It is no secret that housing estates within the UK don’t have the best reputation. We generally tend to envisage dilapidated housing, poverty and anti-social behaviour, and it seems that Prime Minister, David Cameron shares these sentiments.
In the wake of comments made by the PM, who has pledged to invest £140m in demolishing and regenerating ‘sink estates’, architect Alex Ely of Mae Architects implies that bulldozing these estates is prejudicial and unnecessary. As reported in the Independent, the PM went even further and claimed that post-war housing estates are dark, brutal and a haven for crime. These comments have since been branded as idiotic.
Ely’s London-based studio has a better idea and has been working alongside a regeneration company to renovate the Hillington Square estate in Norfolk as part of a £30m project. The first phase of work on these five-storey blocks built between 1967 and 1971 was completed last year and now the second is underway.
In Ely’s view, the designs of older estates, while outdated, are not so flawed that demolition is the only answer. Many can be remodelled and reworked to give them a modern approach while simultaneously retraining their existing values, saving money and keeping communities together.
Hillington Square has suffered from social problems; however, Ely and his team are attempting to rejuvenate these areas and adapt them in a way that gives the residents more privacy, security and ultimately improves the way in which they behave and interact with one another.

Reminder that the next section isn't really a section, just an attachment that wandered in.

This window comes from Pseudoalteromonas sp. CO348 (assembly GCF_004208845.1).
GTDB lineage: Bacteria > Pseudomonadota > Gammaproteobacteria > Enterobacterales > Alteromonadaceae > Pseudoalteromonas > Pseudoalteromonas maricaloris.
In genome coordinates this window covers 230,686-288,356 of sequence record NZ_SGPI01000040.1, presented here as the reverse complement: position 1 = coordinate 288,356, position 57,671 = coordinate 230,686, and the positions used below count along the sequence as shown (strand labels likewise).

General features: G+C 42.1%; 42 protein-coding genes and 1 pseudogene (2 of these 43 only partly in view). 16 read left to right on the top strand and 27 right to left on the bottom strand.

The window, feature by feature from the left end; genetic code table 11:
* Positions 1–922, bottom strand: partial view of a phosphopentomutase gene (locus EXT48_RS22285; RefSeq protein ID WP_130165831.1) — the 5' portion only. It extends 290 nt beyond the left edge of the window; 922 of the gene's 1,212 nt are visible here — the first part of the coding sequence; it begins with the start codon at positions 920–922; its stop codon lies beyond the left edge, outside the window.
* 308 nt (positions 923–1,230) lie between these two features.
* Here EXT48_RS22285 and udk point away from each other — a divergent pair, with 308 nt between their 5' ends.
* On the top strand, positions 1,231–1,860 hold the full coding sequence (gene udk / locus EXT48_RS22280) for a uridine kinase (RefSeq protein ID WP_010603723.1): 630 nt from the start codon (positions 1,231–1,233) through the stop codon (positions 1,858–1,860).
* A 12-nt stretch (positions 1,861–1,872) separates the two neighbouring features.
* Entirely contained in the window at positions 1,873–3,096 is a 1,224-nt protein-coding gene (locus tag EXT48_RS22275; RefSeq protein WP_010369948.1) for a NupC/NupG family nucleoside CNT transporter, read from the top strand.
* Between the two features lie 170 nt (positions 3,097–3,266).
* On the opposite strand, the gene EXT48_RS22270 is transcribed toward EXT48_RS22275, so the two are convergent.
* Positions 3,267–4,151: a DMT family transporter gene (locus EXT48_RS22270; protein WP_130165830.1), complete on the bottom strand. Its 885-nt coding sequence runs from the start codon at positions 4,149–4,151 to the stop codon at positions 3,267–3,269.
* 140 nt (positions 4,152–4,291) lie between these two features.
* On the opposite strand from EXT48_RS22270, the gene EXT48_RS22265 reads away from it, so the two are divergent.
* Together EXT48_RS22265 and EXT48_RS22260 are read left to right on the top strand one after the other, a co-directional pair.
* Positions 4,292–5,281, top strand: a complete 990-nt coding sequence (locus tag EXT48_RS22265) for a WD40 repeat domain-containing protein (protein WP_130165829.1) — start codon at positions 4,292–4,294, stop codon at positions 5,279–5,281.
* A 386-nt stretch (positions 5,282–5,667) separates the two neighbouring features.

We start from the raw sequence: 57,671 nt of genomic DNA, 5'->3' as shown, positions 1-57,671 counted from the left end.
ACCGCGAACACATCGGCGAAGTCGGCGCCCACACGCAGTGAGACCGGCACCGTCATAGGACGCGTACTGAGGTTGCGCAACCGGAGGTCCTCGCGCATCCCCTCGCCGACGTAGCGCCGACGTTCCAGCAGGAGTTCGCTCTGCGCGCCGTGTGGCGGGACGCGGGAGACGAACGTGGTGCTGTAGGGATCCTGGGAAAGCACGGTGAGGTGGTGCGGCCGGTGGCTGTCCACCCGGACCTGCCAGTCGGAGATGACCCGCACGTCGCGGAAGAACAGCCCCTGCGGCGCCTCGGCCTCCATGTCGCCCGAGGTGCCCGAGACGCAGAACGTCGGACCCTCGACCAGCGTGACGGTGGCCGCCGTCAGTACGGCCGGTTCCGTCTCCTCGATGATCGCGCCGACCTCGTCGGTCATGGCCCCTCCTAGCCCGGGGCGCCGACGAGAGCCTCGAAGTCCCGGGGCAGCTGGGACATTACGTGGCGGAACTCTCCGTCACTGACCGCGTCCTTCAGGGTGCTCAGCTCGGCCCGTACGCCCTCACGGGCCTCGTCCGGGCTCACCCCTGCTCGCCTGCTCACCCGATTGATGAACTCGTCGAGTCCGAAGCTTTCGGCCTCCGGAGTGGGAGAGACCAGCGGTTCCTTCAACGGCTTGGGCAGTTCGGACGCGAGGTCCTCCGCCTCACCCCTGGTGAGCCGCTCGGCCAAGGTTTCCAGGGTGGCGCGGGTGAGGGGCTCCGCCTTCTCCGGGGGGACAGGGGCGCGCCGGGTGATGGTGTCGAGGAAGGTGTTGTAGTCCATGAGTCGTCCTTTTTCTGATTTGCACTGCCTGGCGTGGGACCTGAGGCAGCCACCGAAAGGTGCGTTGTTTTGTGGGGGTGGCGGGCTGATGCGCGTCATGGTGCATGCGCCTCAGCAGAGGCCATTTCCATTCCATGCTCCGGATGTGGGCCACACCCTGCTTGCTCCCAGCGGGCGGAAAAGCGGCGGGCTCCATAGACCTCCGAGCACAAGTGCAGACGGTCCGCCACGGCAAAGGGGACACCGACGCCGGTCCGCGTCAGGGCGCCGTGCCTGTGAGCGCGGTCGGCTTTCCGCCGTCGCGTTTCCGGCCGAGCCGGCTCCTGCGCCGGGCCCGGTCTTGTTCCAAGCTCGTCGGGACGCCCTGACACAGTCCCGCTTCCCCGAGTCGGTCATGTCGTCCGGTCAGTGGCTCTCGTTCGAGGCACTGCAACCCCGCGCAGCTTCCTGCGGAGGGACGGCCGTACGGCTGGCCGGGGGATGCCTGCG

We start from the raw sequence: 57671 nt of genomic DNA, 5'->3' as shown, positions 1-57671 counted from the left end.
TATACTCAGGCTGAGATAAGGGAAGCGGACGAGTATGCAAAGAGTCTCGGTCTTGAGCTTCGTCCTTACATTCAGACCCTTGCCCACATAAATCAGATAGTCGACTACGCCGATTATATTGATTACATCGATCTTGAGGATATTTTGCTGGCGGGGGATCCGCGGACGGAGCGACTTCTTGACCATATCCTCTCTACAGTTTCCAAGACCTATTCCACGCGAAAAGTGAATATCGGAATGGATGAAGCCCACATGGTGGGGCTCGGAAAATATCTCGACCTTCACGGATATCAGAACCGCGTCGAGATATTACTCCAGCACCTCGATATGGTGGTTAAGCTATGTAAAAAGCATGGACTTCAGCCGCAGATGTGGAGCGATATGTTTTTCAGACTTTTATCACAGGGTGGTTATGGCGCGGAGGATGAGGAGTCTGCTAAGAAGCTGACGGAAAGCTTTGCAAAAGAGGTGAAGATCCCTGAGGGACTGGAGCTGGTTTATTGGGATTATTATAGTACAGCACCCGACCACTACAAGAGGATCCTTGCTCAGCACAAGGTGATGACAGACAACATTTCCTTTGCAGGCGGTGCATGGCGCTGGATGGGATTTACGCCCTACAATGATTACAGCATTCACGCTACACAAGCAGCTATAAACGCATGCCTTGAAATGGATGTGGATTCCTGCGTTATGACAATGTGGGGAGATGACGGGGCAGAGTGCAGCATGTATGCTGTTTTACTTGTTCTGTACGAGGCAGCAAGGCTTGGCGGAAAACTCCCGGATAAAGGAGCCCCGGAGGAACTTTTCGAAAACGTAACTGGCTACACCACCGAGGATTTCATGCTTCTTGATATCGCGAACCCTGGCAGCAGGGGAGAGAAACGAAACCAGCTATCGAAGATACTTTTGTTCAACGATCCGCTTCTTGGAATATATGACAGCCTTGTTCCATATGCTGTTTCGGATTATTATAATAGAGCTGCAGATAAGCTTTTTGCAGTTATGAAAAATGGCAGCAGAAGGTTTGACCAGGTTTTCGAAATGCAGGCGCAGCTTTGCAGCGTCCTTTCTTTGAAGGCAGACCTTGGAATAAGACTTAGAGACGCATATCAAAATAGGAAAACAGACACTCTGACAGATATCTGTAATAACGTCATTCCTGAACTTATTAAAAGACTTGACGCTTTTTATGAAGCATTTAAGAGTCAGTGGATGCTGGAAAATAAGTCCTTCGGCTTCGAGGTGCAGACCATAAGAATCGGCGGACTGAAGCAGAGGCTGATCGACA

Working alongside the government’s Behavioural Insights Team, the design team made changes such as demolishing the elevated walkways between the blocks in favour of installing direct access to each home through stairwells and lifts. This helps residents to feel safer and gives them a greater sense of personal ownership. Using modern practices such as tensile structures, such as those designed by http://fabricarchitecture.com/, updating interiors and layouts, adding more windows and entrance porches have all gone some way to improving the lives of the residents.
This project has proven just how effectively a remodel can improve an existing building. It has also given some insight into how the same concept could be used in other estates, thus prolonging the lifespan of existing buildings and easily overcoming problems with their original design.